Should Hotels Track, and Blacklist, Bad Guests?

Hoteliers may be able to detect and deflect “problem” guests before they can even step foot in the lobby, thanks to a new database subscription system in the UK called Guestscan, which aims to share information about guests who have caused problems in the past.  While CRM solutions strengthen the relationship with a hotel’s most profitable guests, Guestscan would do the opposite: prevent a potential “bad” relationship before it starts. 

Sure, current CRM solutions house all sorts of tidbits about guests, from dietary needs to pillow preferences to  issues that may bar them from a repeat visit, but systems like Guestcan take the initiative a step further.  The shared database could effectively blacklist so-called “nightmare” guests from many hotels before they’ve even had a chance to stay, along with raising privacy issues. 

Guestcan has already received its share of flak from privacy advocates, as this  USA Today article notes.  When guests are blacklisted, their information, which could include ethnicity, race and sexual orientation, remains in the database for a long time.  When a guest does business with a private establishment, both sides should be able to record their experiences with each other, but the sharing of that information with outside entities is the question.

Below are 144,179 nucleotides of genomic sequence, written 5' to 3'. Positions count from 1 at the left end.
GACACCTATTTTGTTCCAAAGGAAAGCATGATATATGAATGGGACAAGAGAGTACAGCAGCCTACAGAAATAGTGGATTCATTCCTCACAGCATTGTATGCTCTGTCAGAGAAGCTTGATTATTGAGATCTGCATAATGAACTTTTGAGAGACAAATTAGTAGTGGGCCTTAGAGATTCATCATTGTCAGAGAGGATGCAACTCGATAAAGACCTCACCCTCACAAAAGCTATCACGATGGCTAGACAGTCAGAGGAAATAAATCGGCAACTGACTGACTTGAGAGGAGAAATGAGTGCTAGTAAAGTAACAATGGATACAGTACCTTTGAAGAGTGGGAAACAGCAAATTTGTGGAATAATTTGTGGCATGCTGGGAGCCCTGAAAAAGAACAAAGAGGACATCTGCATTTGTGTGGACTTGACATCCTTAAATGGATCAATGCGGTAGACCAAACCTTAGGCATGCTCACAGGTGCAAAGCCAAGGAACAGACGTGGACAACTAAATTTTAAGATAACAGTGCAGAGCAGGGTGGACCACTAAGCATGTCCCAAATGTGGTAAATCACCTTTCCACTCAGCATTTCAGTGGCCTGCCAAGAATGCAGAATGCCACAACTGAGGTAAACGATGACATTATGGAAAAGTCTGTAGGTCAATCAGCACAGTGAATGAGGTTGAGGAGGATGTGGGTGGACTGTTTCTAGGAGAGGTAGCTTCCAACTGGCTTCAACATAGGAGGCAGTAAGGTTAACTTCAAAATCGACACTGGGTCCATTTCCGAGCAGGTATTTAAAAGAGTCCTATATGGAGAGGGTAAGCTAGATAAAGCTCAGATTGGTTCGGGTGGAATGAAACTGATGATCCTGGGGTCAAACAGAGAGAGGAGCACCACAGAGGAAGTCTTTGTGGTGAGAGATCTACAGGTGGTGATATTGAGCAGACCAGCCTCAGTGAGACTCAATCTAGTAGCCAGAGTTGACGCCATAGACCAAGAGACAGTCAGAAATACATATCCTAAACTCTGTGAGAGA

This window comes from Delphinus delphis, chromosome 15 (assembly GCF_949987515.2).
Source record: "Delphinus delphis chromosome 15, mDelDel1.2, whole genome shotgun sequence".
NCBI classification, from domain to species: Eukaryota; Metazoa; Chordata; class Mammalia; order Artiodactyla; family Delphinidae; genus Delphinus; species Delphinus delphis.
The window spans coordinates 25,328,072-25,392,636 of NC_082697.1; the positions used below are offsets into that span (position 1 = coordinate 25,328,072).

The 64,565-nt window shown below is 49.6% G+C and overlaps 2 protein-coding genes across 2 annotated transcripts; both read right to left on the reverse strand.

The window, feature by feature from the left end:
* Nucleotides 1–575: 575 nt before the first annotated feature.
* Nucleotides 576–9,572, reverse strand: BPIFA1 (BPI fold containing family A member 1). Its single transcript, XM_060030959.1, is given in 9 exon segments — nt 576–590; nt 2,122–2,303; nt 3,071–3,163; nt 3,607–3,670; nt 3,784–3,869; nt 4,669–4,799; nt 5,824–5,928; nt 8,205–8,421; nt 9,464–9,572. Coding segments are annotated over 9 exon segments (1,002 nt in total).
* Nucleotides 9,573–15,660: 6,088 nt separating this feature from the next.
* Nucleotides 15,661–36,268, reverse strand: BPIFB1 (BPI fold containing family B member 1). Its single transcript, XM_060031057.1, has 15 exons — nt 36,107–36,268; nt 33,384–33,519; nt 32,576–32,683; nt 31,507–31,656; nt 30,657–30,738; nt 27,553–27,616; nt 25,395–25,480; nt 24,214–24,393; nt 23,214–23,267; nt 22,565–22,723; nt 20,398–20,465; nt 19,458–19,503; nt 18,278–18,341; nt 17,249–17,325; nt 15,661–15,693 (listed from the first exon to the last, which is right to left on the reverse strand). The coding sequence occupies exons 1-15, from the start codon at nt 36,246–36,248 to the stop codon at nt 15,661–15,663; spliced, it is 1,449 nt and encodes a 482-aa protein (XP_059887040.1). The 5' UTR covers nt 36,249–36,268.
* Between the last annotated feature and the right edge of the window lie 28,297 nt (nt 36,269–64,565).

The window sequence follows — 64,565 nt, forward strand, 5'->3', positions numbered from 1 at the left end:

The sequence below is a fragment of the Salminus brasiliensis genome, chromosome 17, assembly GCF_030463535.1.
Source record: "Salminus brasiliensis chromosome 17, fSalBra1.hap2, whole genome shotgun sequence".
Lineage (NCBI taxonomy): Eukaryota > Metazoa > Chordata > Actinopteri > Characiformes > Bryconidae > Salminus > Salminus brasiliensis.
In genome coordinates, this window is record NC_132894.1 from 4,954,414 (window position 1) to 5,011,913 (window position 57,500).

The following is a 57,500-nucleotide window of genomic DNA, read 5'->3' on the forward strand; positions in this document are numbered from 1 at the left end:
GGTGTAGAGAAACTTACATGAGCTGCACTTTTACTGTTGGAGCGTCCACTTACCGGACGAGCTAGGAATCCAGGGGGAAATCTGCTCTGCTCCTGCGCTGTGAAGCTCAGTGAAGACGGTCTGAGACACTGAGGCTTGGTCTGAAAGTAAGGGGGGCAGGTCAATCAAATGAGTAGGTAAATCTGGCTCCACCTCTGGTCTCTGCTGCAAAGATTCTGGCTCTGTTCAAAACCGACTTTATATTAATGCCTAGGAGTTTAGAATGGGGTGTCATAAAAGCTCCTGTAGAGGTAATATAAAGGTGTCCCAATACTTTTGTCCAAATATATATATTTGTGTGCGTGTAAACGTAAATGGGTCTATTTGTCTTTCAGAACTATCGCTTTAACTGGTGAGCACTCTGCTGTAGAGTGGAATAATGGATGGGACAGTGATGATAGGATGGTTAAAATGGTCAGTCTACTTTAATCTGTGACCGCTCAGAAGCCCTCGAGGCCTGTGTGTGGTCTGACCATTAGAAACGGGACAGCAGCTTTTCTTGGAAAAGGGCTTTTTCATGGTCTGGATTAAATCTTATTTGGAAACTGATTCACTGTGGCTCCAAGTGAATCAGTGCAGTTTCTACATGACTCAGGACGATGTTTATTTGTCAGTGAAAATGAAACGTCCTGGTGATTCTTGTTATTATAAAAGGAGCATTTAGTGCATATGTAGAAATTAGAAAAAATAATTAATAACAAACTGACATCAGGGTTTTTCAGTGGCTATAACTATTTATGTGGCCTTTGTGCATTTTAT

Another issue to consider is the validity of those making the judgement, since the database is essentially created and maintained by Guestscan  members who report on issues such as abusive behavior, non-payment, excessive noise and so forth.  Is one hotel’s difficult guest likely to be the same as another’s?

Guestcan is designed primarily for small hotels and bed-and-breakfasts – those with the most to lose from destructive guests. These establishments certainly could benefit from such a system.  And, whether in a large hotel or small, the overall guest experience is improved when the most problematic guests are removed.

Regardless of the privacy, ethical and fairness issues surrounding a shared database, it strikes me as impractical to expect most phone reservationists to take the extra step of searching for, and evaluating, each guest’s potential for trouble before accepting the reservation. In fact, this could  raise more hotel quality assurance issues than ever anticipated.

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